You are one-click away from a cyber-attack!

James Comey once said (or was it Dmitri Alperovitch the founder of Crowdstrike in 2011) “There are only two types of companies—those that know they’ve been compromised, and those that don’t know.”

Cybersecurity has long been a top priority for IT organizations for as long as networks have existed. Long gone are the days (and I remember them well) where you would put a public IP on the internet. The client-server era brought to us more access and even more need for security. The digital transformation revolution in today’s increasingly complex, mobile, IoT, multi-cloud environments, has made it even more important than ever to maintain security and compliance across the infrastructure. The stakes are high and cybercrime “could cost companies $5.2 trillion over next five years”.

So how can you be sure your environment is prepared for today’s threats and vulnerabilities?

Let’s take a look at my top 10 cybersecurity concerns for 2019.

1) Integrate endpoint security (MDM, EMM, and UEM) with identity management (IDaaS). In a world of multiplying, diverse endpoints, Identity as a Service (IDaaS) is now essential. Password management is archaic—if your master password is hacked, everyone gets access to all your passwords and all your accounts. I often joke that we are moving to a “Minority Report” world where biometric security is etched into everything. Facial recognition and fingerprint logins will increasingly be the true source of identity management with endpoints enforcing compliance.

2) Start taking IoT security serious. IoT is making everyone’s lives easier, but we’re already hearing reports of Nest video cameras being hacked, and security concerns on voice-activated assistants. As all the devices in our personal and work environments become more connected, securing them is ever-more critical. Anything connected to the internet can potentially be hacked and these appliances, thermostats, smart switches, and other systems connect to the cloud, were not designed with security in mind.

3) Insert threat analytics services everywhere. The digital infrastructure is becoming increasingly complex, spanning endpoints, the IoT, the network that the information travels over, and infrastructure services—on premises and in the cloud. Security the interaction between user and data is becoming increasingly complex. The data passing through any of these layers is becoming even more vulnerable to hacking. Ensuring data security and integrity from the moment a device or user interacts with data in use, at rest and in transit at every layer of the digital infrastructure cannot be underestimated.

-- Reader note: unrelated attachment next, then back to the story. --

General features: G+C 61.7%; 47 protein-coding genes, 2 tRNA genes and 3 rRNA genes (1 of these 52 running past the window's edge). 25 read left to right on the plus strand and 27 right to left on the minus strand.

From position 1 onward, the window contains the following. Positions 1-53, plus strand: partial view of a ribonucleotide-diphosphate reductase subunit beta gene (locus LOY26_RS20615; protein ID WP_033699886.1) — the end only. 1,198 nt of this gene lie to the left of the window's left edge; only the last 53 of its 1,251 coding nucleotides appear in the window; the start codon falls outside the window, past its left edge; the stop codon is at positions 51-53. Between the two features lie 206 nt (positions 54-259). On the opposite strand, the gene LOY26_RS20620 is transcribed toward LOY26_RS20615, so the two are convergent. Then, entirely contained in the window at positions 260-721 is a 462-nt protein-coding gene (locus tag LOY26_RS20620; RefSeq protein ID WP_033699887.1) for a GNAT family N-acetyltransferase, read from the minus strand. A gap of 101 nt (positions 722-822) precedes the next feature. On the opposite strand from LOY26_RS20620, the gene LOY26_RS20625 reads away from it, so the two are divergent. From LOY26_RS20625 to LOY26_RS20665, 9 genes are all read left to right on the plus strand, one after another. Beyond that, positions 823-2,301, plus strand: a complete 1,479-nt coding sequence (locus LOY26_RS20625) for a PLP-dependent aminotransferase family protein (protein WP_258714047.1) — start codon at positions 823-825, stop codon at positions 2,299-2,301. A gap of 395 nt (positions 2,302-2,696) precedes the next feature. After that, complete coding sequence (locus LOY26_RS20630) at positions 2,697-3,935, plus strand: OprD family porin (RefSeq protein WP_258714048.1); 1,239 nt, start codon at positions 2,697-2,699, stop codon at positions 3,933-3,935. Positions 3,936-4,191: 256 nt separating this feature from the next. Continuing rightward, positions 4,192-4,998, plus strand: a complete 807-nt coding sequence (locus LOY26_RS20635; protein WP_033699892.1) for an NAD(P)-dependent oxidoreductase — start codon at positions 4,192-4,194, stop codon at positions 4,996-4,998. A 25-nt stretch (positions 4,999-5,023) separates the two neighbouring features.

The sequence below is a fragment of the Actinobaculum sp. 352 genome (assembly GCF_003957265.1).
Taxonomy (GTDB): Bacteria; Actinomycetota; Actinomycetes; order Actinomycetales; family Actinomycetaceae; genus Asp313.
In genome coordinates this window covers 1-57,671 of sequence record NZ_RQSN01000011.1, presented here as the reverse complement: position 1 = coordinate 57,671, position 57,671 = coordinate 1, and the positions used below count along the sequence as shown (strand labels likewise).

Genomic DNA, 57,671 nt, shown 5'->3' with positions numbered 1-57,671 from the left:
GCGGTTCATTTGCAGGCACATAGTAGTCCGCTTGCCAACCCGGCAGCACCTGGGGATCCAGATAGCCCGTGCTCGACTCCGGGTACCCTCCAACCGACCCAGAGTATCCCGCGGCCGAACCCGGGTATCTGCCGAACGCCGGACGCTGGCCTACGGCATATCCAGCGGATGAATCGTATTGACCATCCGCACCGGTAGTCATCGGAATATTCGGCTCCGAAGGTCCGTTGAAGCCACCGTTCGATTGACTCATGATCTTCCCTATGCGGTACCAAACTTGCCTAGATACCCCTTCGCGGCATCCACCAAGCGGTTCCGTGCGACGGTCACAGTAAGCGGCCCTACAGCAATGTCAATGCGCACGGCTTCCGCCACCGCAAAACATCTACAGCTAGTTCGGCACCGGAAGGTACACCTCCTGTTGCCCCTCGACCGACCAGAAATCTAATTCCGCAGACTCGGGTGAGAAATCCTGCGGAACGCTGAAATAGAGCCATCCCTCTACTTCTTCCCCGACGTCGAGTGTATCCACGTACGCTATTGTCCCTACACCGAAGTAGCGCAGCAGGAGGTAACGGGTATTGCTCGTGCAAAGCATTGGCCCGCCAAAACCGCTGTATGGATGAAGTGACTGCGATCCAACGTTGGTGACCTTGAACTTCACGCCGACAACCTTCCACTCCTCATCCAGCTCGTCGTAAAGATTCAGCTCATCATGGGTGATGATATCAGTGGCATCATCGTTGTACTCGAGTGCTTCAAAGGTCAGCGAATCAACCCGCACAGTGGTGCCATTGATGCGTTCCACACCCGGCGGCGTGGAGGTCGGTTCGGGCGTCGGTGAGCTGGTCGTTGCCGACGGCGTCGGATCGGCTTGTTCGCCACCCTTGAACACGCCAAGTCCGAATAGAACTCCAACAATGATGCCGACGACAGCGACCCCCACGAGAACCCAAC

4) Deploy a multi-layered cybersecurity approach. As the infrastructure becomes more complex, it’s becoming clear that you need a comprehensive, multilayered approach to cover everything. One size definitely does not fit all, and the days of believing that a firewall or other point product could provide sufficient protection are gone. Your security strategy and solutions must encompass all your endpoints, IoT devices, the networks they traverse, your applications, and your services and data repositories—both on premises and in the cloud.  My thoughts are that you need to modernize, scale and automate security. I will discuss this topic more later but, in a nutshell, the digital transformation strategy and your security strategy must align. In my opinion your IT infrastructure needs to have 3 core features:

  • Modernized: Identity management, endpoints, IoT, networking, apps, data, virtualization, infrastructure, you name it can’t be archaic.  User access, networks, data needs to be built around biometrics, mobility and the cloud.
  • Scalable: One size doesn’t fit all, and your security strategy must scale in or out depending on your needs.
  • Automated: whether its encryption, remediation or even backup and recovery every process needs to be automated.  What good is an alert or error message if you can’t react to it in real-time.